Now, in literature, comics, cartoons and art you can technically assign any particular human characteristic to any particular animal, plant, mineral or weather system you so please. Generally we have assigned human motivations, the ability to reason and converse, human reactions and human emotions. But no matter what is assigned or how much, as long as there is a combination of both natures then the character is anthropomorphic. For in essence anthropomorphic characters are a mix of humanity and the original nature of whatever you've chosen to assign human qualities to. Even if only in the form of the character remains as animal, plant, mineral or otherwise.

We are all quite familiar with very humanised animals but sometimes there is only a hint of humanity given to a character. That hint of humanity however, is nearly always recognised due to the powerful images produced. For example: The sea is a she and she rages as much as she provides peace, she's a grave and a source of life, she's endlessly powerful and immense yet she can give safe passage if she so wishes.

Scene Two: The Sailing Vessel Runs into Rough Seas by P.e. Lawrence

You could go on but the sea that is a she is still the sea and in reality is far from anything human at all. Describing the sea as a woman though, adds mood to its wild nature, adds extra purpose and provides agency. Assigning a gender denotes a will where there isn't really one. In reality the sea doesn't need a will to act and react as it does. It just is what it is. We usually perceive it as smaller separate regions or do not attempt to fully grasp its power at all but with the addition of a gender and a will the sea becomes a mighty singular force within our minds, one that could easily dominate an entire book with all the human characters reacting to the sea's will.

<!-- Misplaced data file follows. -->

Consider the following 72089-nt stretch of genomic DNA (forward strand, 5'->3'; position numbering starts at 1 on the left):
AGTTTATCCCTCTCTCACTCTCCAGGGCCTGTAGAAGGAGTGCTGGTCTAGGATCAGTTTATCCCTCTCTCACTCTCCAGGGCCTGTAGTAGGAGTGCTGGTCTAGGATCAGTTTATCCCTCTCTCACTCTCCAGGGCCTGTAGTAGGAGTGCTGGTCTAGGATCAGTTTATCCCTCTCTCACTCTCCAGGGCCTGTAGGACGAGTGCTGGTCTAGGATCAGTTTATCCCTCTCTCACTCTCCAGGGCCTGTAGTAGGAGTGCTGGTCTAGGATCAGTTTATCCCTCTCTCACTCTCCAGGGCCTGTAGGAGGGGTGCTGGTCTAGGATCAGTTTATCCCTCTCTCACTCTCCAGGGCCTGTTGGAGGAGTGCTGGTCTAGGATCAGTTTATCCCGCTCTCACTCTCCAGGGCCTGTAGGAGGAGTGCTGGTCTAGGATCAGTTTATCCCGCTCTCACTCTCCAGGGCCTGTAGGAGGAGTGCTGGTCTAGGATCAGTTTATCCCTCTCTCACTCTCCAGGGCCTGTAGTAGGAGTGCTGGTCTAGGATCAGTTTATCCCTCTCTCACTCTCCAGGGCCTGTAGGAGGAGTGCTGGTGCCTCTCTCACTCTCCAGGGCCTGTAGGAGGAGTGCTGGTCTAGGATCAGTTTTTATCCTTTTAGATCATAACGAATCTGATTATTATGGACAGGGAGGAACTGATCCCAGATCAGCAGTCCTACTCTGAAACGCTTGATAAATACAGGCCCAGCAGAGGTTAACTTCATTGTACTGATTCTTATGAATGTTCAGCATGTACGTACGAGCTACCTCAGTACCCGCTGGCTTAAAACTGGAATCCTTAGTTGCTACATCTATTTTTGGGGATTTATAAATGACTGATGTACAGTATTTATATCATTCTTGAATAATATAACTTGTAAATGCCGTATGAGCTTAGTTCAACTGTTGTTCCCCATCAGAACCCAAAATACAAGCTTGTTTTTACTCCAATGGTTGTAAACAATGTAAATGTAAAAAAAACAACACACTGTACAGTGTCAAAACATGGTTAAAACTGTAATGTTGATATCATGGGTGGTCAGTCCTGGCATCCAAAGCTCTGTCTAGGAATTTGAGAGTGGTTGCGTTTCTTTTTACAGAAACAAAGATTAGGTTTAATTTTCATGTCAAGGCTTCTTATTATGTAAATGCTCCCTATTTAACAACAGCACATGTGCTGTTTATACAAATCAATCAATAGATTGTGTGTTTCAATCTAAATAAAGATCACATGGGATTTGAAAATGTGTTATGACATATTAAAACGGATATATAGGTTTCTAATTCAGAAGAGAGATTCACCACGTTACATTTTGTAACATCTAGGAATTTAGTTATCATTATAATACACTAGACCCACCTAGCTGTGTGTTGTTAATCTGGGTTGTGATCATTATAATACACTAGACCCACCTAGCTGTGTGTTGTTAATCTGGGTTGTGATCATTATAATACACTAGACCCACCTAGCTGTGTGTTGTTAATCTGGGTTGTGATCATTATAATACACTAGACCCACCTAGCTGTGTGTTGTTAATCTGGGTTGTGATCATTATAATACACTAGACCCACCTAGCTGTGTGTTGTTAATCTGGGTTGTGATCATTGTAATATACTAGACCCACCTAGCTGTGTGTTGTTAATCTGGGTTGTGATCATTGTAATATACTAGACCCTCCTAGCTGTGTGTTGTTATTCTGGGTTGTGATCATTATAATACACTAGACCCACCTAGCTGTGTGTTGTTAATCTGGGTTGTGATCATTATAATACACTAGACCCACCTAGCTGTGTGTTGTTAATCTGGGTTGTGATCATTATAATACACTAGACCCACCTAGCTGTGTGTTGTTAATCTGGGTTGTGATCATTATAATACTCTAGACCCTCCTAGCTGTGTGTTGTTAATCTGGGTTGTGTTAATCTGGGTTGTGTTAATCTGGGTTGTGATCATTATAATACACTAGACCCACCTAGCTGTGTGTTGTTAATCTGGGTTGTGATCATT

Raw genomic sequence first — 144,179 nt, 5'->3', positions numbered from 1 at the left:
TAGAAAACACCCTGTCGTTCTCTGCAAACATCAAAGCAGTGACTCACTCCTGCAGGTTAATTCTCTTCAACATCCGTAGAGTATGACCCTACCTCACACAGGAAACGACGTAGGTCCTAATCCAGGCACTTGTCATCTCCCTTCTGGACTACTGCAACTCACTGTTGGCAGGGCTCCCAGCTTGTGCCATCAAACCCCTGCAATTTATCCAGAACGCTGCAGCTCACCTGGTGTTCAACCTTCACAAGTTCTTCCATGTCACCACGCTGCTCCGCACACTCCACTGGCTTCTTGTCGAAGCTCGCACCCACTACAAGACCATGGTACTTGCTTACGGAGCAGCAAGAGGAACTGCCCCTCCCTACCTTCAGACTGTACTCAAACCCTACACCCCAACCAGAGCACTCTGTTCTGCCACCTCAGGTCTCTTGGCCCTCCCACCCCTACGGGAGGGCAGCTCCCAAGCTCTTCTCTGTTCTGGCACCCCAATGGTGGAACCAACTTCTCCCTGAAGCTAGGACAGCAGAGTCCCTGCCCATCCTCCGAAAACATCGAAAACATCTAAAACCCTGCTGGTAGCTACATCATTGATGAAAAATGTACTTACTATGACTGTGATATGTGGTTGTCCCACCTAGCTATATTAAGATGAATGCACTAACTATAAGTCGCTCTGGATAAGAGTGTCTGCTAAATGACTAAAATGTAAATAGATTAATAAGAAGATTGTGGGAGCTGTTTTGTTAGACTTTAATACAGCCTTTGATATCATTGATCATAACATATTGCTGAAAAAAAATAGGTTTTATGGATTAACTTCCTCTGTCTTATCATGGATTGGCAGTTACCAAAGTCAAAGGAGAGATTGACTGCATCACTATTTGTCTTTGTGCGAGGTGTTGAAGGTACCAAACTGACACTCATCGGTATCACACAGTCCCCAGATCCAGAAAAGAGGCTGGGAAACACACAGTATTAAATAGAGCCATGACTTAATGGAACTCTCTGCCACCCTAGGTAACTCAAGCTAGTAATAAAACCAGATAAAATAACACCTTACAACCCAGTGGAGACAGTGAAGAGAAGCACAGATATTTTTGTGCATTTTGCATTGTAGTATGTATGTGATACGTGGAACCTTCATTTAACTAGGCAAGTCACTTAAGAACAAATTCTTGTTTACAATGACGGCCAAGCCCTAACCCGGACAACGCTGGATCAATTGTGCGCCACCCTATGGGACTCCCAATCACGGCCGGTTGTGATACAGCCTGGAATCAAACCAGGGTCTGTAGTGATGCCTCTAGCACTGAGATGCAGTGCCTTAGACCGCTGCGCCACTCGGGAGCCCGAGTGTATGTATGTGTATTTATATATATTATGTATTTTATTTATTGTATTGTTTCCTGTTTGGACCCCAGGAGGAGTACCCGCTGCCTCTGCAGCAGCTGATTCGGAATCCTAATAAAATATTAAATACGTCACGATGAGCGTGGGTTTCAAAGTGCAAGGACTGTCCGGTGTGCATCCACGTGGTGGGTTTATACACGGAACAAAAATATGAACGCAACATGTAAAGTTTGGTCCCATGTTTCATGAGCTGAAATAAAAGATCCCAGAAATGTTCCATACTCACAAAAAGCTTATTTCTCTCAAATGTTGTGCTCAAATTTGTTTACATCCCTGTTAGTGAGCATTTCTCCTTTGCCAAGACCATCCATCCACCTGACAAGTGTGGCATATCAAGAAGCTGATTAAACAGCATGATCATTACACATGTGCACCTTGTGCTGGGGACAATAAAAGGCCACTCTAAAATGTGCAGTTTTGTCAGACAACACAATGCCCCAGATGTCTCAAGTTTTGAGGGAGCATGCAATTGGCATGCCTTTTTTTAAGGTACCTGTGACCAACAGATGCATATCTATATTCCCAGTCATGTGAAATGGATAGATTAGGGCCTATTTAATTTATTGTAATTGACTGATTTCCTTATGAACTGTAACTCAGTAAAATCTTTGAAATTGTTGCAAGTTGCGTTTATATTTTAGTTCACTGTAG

So if you are writing an anthropomorphic character, how much humanity should you include? How far should you take it and what characteristics of the original being should be lost in the replacement?

That depends on the role of the character in the story and whether you intend to shed light on the manner in which we treat animals, plants or the earth.